something much more complex if you allow for a couple more hours.
non-technical builder could certainly produce something on Retool, the beauty is really in its technicality: engineers themselves can skip the
repetitive stuff, but still use their coding knowledge to make highly complex, highly customized applications that do exactly what they need
them to do. Minus the weeks and complexity of a custom build - the kind we broke down in Part I.
Other low-code builders (that are
on the developer tool side of the equation) include Budibase and Appsmith, to name a few. We specialize in building internal tools on low-code platforms, and Retool is
definitely our favorite in terms of extensibility, performance and speed of building.
This ‘developer tool’ approach is a relatively new
sector of the ‘low-code’ spectrum, and even a new mindset, since it really requires engineers to separate their prejudice against low-code
tools (usually based on the blocks they hit with building functionality) and embrace the drag-and-drop.
low-code/developer tools aren’t perfect nor widely accepted, but as these platforms work to iron out their flaws and work to catch up with the
customizability, performance and portability of traditionally custom-coded apps, more developers will get on board and the platforms will
improve even more.
Hello dear paid subscribers, and welcome to the sixth issue of Ask Technically. You know the drill — you ask questions about software, hardware, and everything in between, and I’ll tackle a few every issue to make sure everyone gets a quality and thorough answer.
When you think of software engineering, you envision developers working hard on customer facing features. But a surprising amount of developer time is actually spent on making apps usable for large companies, a group that has a rigorous and sometimes oddly specific list of requirements. If you’ve heard of SSO, RBAC, or SIEM, you’re in the right place – this post is going to break down how developers make apps enterprise-ready and why a disproportionate amount of time is spent on these seemingly niche features.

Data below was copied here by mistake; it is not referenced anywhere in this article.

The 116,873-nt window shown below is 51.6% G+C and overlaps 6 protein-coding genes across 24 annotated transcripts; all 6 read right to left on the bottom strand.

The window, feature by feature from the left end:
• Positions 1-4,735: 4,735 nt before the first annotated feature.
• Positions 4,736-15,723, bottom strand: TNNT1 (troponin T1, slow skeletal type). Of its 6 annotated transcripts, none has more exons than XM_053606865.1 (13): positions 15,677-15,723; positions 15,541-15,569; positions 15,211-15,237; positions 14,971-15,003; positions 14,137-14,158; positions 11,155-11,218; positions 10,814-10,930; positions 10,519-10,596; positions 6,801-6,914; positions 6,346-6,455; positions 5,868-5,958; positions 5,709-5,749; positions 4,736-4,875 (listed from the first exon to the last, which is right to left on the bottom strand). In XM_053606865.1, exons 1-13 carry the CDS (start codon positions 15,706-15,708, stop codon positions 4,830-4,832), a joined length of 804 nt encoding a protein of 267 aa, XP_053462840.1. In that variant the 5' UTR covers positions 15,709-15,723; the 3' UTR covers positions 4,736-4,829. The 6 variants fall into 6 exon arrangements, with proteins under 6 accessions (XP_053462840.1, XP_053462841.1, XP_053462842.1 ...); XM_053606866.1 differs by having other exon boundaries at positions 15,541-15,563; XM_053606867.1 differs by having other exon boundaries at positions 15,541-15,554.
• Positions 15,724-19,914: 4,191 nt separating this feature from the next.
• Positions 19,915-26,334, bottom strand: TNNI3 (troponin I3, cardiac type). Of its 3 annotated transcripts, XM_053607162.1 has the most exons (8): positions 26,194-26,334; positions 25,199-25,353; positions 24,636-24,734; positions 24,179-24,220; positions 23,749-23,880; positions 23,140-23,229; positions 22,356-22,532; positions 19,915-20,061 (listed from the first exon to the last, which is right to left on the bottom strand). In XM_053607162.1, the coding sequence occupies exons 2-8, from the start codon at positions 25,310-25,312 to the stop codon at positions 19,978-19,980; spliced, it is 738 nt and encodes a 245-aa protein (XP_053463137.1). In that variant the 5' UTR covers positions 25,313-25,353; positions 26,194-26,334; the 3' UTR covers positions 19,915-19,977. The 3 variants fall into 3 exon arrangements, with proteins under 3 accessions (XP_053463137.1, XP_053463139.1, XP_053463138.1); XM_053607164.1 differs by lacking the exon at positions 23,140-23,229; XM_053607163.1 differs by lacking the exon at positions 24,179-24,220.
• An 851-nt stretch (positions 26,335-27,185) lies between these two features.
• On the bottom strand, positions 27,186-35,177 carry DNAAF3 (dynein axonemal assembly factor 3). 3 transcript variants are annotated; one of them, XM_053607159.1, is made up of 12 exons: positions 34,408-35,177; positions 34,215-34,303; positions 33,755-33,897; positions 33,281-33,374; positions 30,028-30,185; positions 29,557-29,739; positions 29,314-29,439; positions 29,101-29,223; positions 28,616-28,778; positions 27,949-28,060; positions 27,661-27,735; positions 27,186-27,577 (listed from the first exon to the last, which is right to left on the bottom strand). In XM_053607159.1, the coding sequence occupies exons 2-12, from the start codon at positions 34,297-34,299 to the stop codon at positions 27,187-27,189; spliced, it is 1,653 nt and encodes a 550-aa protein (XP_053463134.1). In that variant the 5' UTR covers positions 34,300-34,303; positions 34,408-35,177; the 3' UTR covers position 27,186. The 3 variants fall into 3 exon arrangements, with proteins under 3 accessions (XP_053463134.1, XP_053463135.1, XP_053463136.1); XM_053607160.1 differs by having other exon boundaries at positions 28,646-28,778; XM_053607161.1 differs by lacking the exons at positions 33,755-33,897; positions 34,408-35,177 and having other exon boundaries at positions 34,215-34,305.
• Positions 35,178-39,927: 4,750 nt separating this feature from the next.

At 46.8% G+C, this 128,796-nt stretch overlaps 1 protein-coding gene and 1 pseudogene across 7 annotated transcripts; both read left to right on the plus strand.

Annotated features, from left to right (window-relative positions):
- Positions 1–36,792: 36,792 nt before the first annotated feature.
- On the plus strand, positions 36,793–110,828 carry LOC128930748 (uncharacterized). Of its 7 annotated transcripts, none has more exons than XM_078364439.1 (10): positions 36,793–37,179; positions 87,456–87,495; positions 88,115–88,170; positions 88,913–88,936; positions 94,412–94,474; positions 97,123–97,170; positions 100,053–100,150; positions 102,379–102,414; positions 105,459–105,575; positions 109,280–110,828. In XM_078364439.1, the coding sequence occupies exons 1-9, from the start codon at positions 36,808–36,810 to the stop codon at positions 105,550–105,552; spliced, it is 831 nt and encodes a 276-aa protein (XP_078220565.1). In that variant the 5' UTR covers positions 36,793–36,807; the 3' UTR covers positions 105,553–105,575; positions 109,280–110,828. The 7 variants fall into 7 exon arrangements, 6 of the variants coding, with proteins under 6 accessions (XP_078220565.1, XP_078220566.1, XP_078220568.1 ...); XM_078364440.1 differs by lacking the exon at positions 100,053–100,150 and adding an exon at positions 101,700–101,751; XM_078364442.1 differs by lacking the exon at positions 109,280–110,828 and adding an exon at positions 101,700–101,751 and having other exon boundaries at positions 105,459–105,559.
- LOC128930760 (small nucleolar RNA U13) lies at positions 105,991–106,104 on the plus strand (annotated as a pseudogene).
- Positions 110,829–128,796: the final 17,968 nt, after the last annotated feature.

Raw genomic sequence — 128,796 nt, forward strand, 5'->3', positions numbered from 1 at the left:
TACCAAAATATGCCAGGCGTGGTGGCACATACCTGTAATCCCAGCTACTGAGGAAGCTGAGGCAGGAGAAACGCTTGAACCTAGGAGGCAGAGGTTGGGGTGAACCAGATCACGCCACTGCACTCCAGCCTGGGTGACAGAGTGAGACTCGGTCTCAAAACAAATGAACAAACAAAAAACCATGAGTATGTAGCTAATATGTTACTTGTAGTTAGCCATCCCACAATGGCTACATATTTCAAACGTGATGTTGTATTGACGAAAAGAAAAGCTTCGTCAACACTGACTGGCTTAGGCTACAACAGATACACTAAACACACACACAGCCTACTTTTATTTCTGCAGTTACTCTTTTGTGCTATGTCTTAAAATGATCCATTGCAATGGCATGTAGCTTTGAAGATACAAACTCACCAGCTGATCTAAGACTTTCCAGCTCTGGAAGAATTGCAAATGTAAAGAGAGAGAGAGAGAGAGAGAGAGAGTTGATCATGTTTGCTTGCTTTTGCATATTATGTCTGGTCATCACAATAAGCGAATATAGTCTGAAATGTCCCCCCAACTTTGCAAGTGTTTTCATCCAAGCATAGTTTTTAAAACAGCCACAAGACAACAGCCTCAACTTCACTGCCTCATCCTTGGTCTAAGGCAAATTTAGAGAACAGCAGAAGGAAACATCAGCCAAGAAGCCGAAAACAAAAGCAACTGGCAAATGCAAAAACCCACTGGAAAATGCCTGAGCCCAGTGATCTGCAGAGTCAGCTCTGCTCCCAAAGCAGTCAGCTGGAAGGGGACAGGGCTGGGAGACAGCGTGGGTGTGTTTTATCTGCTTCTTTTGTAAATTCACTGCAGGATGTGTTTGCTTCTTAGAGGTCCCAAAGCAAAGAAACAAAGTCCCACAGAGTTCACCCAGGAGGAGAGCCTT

Developing applications for larger customers
You wouldn’t necessarily think that you’d build your app significantly differently depending on the size of the company you’re trying to sell it to – but then you’d be wrong. Enterprises – and increasingly common today, just large startups – have specific, rigid requirements for the applications they buy and commit to using. The larger the company, the more customers they have, and the more is at stake: they command higher standards of security, support, and ease of integration from their vendors.
When I hear enterprise sales, my gut reaction is to think of IBM reps wearing Rolexes on a golf course selling multi-year contracts for tens of millions of dollars.
It’s now many months since I wrote about ChatGPT, and there’s even more going on in AI. OpenAI definitely took the world by storm, but open source models – and even closed source competitors like Midjourney – are catching up. Theoretical interest aside, this matters because these models can actually be useful to you at your job: generating marketing copy, cover images, doing research, writing your blog posts for you, you name it.
In the post about why ML models seem to be getting so much better, I wrote something I think is important:
Over the past couple of years, models have gone from private, code first, and inaccessible to widely available to the public.
If you look at models that have made it into the public discourse recently, like DALL-E or Stable Diffusion, they share a unique quality: whoever built the model (or their friends) also built an interface to the model. Using ChatGPT is as simple as typing a prompt into OpenAI’s website; generating a photo with DALL-E is too. It’s for everyone! And that is very weird.